Tech & Science CBC News
    Neuroscientists from the Universities of Tubingen and Sussex have created a budget-friendly imaging and microscope system for research, training and teaching using 3D printing and inexpensive electronics components. Using 3D printing, cheap microcomputers and some other components you could pick up at at your local electronics store, researchers have pioneered an open-source, do-it-yourself alternative to prohibitively expensive lab equipment. Source
  • Moon dust heading to auction after monster court battle

    Tech & Science CTV News
    NEW YORK - A bag containing traces of moon dust is heading to auction - surrounded by some fallout from a galactic court battle. The collection bag, used by astronaut Neil Armstrong during the first manned mission to the moon in 1969, will be featured Thursday at a Sotheby's auction in New York City of items related to space voyages. Source
  • SpaceX chief says 1st launch of big new rocket will be risky

    Tech & Science CTV News
    CAPE CANAVERAL, Fla. -- SpaceX's chief says the first launch of its big new rocket is risky and stands "a real good chance" of failure. Founder Elon Musk told a space station research conference Wednesday he wants to set realistic expectations for the flight later this year from Cape Canaveral, Florida. Source
  • Aborigines in Australia longer than previously thought: study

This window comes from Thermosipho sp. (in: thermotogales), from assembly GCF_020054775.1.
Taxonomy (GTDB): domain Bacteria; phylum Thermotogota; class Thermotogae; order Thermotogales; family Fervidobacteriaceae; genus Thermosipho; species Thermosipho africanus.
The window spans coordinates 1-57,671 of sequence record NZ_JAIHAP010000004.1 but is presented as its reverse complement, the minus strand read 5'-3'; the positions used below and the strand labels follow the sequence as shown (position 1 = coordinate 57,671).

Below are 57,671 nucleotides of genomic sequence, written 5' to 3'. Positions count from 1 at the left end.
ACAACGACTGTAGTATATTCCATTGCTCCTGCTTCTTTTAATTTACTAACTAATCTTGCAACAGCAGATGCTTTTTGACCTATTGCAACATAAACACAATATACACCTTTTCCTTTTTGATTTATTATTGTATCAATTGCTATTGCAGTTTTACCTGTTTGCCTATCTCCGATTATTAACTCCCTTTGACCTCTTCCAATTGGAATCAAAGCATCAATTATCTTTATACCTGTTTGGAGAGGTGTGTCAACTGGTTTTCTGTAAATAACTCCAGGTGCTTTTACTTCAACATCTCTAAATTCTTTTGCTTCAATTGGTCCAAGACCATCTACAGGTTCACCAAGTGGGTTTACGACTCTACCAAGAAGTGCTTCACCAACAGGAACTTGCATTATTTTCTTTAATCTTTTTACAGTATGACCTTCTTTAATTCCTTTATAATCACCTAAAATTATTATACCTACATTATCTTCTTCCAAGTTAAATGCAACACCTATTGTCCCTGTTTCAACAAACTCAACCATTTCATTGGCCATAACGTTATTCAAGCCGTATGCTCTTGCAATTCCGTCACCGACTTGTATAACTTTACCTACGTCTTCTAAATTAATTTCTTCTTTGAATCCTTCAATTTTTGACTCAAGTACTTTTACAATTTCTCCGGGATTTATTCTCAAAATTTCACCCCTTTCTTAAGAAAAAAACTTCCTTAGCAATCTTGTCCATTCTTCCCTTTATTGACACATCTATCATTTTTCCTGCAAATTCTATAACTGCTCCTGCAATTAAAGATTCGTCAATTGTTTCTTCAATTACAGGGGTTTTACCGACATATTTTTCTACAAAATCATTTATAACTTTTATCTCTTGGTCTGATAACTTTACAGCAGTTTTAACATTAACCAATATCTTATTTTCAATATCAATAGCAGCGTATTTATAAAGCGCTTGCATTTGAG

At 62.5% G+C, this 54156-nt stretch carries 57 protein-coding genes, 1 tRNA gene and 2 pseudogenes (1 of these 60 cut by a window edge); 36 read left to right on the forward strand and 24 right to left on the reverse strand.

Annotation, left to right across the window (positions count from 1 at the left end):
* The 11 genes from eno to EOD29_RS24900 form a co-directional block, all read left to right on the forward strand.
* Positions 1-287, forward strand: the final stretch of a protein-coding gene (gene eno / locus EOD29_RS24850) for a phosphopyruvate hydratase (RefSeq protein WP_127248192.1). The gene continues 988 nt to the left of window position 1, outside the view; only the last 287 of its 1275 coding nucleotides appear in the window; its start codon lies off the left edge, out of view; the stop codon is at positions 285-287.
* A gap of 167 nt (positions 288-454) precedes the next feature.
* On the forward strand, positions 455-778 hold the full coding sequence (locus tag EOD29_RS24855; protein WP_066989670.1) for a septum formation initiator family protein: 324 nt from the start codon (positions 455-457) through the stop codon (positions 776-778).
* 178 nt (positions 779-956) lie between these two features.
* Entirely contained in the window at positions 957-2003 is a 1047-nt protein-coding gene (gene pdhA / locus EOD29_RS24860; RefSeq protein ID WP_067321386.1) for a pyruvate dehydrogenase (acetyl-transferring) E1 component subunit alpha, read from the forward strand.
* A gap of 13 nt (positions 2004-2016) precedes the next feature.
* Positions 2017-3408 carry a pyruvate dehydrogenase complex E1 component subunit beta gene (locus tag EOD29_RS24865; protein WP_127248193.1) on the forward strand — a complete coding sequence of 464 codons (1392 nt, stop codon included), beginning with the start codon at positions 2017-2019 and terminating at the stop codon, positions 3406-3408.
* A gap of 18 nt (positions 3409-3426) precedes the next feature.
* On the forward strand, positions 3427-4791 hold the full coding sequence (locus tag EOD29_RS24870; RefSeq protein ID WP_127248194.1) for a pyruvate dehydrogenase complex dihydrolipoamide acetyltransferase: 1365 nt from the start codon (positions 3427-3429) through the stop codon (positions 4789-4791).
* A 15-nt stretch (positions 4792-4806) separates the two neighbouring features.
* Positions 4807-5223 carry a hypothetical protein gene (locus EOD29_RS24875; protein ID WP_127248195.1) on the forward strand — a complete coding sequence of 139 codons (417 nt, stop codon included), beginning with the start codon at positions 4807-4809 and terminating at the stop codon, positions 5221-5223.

Tech & Science CTV News
    Australian Aborigines are believed to be custodians of the oldest continuous culture on the planet, but when they first arrived has been a contested issue. Previous estimates have ranged from 47,000 to 60,000 years ago. Source
  • News Feed at a cost? Facebook looking to create paywall system to let publishers charge for news

    Tech & Science Toronto Sun
    NEW YORK — Facebook is working on a way for news organizations to charge readers for articles they share and read on the social network. Facebook’s head of news partnerships, Campbell Brown, says the current plan is to require payments after reading 10 articles from a publisher through Facebook. Source
  • Facebook working on way to charge for reading news articles

    Tech & Science CTV News
    NEW YORK -- Facebook is working on a way for news organizations to charge readers for articles they share and read on the social network. Facebook's head of news partnerships, Campbell Brown, says the current plan is to require payments after reading 10 articles from a publisher through Facebook. Source
  • World's plastic waste could bury Manhattan 2 miles deep

    Tech & Science CTV News
    WASHINGTON -- Industry has made more than 9.1 billion tons of plastic since 1950 and there's enough left over to bury Manhattan under more than two miles of trash, according to a new cradle-to-grave global study. Source
  • Humans have produced 8.3 billion tonnes of plastic, researchers say

    Tech & Science CBC News
    Plastic is in almost everything we use. Now researchers have calculated the staggering amount of the synthetic material humans have produced since large-scale production began in the 1950s: 8.3 billion tonnes. More disturbing, the researchers say, is the amount of plastic waste that humans have produced. Source
  • Google redesigns mobile search app to add personalized feed

    Tech & Science CBC News
    Google on Wednesday announced an overhaul of its search app on mobile phones to include a personalized feed of links about hobbies, travel, sports and other topics, a move that puts the search company into more direct competition with social networks such as Facebook. Source